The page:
The holes in my jeans let me know they have been worn–let me know that they are my jeans with my holes that I wore into them. Nobody else is responsible for the holes in my jeans. My holes that speak of knees that work and play hard. The holes that my legs have to navigate when I wear my jeans so as not to cause further damage from a caught toe. The holes in my jeans let me know they are mine.

A Matter of Standard

20 March, 2012 § 2 Comments


Today I spent an hour kidding myself as I wandered the stacks at my local community library. I came to get the first in a series of books but it was checked out and on hold a dozen times over. I thought perhaps by perusing I might entice myself to another interest but to no avail.
I walked out empty handed.

I wonder at my stubborn will to read one novel but pass over decades of novel’s yet to be read. Am I selfish? I want, what I want, how I want , when I want it.

Perhaps.

It’s the same, I’ve come to realize, as my habit I have developed in picking a pare of tennis shoes to buy. I like a certain color and shape and feel and if I can not find it that day I would rather walk one more day in my decaying tennies than to settle for less than for what I came to buy.

Pleading the Proverbial Fifth

17 February, 2012 § 7 Comments


I’m going through a reduction of conversations in life: time, money, writing–in order to communicate a clearer message. Today at 5:15pm I will be deactivating my Facebook account. Not in pointless protest of change or any such ridiculous thing, but in order that I might more intentionally live life and share in life’s immediate conversations more poignantly.    There are two reasons for taking this measure and they are the pressure of being present and my philosophy of people.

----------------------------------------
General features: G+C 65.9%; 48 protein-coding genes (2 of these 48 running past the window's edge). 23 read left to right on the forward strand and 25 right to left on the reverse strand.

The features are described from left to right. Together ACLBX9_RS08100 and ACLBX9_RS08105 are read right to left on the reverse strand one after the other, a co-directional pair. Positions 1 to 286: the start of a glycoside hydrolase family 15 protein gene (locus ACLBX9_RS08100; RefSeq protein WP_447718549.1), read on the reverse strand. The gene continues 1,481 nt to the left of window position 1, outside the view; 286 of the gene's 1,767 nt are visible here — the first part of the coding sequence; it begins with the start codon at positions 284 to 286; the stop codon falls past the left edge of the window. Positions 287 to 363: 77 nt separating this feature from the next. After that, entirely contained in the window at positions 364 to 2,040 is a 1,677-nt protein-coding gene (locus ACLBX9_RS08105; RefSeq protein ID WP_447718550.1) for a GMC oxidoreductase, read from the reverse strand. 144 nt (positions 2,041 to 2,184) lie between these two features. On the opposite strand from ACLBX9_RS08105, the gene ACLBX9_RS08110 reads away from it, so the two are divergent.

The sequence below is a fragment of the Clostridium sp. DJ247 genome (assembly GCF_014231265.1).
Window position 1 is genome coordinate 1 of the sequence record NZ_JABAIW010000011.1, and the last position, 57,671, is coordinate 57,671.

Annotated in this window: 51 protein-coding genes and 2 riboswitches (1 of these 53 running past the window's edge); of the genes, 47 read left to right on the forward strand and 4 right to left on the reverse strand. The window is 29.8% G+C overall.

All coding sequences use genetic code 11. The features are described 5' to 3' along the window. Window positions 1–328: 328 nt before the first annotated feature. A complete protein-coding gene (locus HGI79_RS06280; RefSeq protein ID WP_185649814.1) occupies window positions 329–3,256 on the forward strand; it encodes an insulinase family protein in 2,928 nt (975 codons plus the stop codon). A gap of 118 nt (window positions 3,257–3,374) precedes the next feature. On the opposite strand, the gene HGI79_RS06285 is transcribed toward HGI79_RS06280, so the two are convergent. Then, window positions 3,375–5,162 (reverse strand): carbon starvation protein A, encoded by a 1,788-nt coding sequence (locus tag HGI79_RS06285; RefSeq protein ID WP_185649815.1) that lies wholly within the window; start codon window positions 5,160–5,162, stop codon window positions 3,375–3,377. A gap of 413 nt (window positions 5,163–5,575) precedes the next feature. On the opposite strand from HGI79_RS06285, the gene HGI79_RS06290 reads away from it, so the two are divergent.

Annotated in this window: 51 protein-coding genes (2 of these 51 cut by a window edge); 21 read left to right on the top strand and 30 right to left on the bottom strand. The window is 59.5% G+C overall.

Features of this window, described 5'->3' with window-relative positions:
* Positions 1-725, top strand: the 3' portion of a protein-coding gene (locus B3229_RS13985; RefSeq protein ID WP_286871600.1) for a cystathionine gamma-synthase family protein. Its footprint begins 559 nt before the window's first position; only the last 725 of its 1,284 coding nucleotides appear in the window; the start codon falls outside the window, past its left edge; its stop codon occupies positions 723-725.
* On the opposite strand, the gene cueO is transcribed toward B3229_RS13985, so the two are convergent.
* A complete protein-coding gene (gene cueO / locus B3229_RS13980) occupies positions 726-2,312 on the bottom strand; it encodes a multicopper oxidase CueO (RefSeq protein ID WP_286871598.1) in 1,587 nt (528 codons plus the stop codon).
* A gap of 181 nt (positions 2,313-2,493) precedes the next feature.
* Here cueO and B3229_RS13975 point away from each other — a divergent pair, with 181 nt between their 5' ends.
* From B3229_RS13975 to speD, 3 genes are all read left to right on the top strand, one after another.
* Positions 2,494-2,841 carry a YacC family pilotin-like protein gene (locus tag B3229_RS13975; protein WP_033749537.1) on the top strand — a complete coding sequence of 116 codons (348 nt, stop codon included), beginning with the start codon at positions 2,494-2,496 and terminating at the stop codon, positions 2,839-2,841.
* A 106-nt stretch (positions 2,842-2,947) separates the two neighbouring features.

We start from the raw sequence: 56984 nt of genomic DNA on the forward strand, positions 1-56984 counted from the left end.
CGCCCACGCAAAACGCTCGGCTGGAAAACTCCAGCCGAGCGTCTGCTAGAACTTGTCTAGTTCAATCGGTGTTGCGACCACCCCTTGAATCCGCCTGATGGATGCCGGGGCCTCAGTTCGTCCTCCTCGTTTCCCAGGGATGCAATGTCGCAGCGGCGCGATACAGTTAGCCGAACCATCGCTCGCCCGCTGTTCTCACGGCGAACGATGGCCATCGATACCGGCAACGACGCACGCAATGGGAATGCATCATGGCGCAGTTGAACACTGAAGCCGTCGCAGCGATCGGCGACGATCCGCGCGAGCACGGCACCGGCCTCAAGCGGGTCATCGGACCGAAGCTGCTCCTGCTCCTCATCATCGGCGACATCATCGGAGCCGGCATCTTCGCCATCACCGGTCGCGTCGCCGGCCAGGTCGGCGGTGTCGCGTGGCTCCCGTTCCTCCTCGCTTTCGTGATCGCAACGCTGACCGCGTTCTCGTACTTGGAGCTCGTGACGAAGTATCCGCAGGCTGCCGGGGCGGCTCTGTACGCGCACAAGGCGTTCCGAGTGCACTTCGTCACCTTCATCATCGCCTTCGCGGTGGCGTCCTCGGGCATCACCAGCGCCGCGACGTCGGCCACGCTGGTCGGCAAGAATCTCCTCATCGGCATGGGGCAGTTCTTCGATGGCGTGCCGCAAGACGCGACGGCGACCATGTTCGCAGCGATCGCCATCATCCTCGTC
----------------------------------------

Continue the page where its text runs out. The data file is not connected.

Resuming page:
Having given it 24 hours since I announced my leaving of Facebook, I have already spoken to one person who feels freer now to deactivate her Facebook account because my wife and I are leaving. This led to a realization that I hadn’t quite fully grasped, but had an idea of, when I announced my leaving. People, especially friends and family who we’ve both recently moved away from, expect a great deal of involvement in their lives because of our presence on Facebook, and when that involvement isn’t met there is hurt and resentment. The pressure of being present on Facebook is enormous. I have a friend who never bought into the whole, “get a Facebook” craze, because of the pressure involved, and now I understand some of that.

Not only is the pressure of our presence so poisoning (had to), but I’m also realizing that my philosophy of people doesn’t agree with the philosophy that Facebook promotes of how to build an effective relationship. Information alone doesn’t constitute a healthy relationship. On Facebook, you don’t even really have to know the person to know their birthday, relationship status and what they ate for breakfast. In this ever shrinking world, with implements like Facebook, texting, twitter and the like, you are never sure who heard (or misheard) you. That analogue afternoon never happens. I can really only keep up with so many conversations before the input that I have to give in these conversations becomes so paltry that I might as well have not spoken.  I don’t want to speak in every conversation. Neither I nor anyone I know is a true renaissance man, and to be honest, I don’t want to be.

I plead the fifth.